Majority of employees in US & Canada don’t find job satisfying

Majority of employees in US & Canada don’t find job satisfying
(Source: biz570)

Job satisfaction is low among employed North Americans, according to a survey by Right Management, the talent and career management experts within ManpowerGroup.

Right Management surveyed 411 employees in the U.S. and Canada and found that two-thirds are either unsatisfied or somewhat unsatisfied with their current job.

How do you feel about your current position?

  • Satisfied: 19%
  • Somewhat satisfied: 16%
  • Somewhat unsatisfied: 21%
  • Unsatisfied: 44%

“Job satisfaction is an easily understood workplace indicator,” said Ron Sims, Talent Management Practice Leader for Right Management in the Mid-Atlantic region, which provides talent, career and outplacement services to Fortune 500 companies.

“We’re not asking about fulfillment or enthusiasm, but just job satisfaction. Nevertheless data unmistakably tilt in the wrong direction. Half as many respondents say they’re satisfied with their job compare to those that are unsatisfied. Sorry to say, this comes as no surprise when it comes from workers in the U.S. and Canada, who’ve been giving their grumpy and frank feedback for the past two difficult years.”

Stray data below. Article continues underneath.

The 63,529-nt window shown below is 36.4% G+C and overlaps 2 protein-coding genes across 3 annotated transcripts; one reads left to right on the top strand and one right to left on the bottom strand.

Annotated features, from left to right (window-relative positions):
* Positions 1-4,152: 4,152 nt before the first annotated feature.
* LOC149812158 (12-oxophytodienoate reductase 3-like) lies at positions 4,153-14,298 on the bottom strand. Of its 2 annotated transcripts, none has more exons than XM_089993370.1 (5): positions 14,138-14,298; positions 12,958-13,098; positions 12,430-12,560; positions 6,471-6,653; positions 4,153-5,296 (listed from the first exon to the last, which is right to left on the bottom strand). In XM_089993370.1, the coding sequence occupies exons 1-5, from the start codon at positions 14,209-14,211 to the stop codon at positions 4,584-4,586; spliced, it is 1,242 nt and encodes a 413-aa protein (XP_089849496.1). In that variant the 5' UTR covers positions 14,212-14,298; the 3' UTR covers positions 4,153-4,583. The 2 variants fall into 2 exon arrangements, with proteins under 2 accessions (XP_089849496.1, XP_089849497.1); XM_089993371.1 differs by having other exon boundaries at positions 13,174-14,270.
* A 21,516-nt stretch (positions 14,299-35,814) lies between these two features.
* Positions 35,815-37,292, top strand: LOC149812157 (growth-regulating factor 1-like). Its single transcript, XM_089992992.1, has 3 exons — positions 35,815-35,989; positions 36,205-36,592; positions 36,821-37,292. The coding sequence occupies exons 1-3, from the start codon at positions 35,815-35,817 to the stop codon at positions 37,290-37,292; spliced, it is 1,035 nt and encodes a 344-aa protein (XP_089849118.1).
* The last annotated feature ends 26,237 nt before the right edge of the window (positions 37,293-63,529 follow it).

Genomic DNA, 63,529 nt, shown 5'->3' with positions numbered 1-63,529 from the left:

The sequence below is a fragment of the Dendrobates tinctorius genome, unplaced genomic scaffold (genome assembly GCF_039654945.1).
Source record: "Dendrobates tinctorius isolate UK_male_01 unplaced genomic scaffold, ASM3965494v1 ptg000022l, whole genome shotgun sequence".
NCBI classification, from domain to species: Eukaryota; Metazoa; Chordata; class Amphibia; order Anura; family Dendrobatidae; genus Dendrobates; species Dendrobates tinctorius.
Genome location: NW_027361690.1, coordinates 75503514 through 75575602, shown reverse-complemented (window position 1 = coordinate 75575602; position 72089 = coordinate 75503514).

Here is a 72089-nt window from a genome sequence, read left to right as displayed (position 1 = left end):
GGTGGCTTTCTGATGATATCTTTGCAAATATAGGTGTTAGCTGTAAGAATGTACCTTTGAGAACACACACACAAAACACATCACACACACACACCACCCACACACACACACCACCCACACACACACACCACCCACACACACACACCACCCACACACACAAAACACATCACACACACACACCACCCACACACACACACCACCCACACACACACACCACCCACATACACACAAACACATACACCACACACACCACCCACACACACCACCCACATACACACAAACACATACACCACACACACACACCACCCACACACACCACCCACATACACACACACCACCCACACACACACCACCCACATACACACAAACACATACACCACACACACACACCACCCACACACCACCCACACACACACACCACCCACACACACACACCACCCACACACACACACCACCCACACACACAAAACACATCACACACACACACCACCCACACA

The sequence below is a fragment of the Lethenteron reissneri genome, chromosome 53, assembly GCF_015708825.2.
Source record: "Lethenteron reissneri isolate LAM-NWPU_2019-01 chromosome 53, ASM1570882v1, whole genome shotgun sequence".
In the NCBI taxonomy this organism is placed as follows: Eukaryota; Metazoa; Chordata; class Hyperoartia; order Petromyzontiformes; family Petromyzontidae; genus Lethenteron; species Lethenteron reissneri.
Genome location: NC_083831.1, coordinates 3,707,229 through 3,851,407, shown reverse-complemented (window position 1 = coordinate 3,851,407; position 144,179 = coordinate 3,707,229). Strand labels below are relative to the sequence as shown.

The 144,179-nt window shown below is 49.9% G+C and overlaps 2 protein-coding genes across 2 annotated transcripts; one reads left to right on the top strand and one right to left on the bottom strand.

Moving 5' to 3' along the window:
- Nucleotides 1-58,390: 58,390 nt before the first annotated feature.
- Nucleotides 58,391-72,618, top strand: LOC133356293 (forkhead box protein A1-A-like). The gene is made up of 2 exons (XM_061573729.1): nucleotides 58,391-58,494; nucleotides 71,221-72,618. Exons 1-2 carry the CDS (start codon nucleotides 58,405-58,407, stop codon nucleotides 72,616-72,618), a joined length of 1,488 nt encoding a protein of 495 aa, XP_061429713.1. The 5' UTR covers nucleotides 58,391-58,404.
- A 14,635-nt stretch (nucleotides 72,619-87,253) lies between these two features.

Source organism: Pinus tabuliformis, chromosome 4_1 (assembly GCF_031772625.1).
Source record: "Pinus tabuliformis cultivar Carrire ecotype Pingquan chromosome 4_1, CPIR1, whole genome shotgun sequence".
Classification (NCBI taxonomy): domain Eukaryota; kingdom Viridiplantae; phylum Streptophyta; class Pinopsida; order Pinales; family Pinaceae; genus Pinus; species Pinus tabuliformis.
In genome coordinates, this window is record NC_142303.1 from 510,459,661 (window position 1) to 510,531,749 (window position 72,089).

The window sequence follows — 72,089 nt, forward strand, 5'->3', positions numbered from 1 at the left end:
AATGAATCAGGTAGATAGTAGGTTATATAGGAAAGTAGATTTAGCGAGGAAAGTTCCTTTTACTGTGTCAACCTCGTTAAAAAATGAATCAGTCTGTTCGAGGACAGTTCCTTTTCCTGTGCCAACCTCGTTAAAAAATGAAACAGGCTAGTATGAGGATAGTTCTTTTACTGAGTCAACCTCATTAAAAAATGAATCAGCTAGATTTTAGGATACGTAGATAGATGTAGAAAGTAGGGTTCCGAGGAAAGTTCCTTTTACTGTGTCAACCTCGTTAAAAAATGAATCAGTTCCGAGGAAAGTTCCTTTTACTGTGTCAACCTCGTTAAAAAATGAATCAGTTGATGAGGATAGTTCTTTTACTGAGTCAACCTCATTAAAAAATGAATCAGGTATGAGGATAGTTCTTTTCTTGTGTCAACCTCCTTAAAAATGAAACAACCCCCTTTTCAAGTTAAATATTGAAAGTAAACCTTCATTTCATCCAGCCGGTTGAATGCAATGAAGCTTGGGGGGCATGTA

Low job satisfaction is not conducive to strong work performance, observed Sims. “Like workplace stress, it may affect everything in the workplace, including engagement, productivity and even recruitment and retention. While employers to some extent are dependent on macro-economic trends, there are steps that may be taken to boost job satisfaction.”

Based on prior research, according to Sims, the most effective tool available to management is to encourage employees to take ownership of their own development. “Employees may feel stuck, but this shouldn’t mean they can’t grow. Workers need continuing development opportunities to do their job well and to broaden their own capabilities.

They should see that their employer is willing to invest in learning and training. In that way, they may progress in their present company and ultimately move into a new job when positions become available. Step one is for the immediate supervisor to initiate a discussion about career development.”

The survey of 411 employees from the U.S. and Canada was conducted between April 16 and May 15, 2012

Editor note:
What would the results be if a similar survey is conducted in Indonesia?

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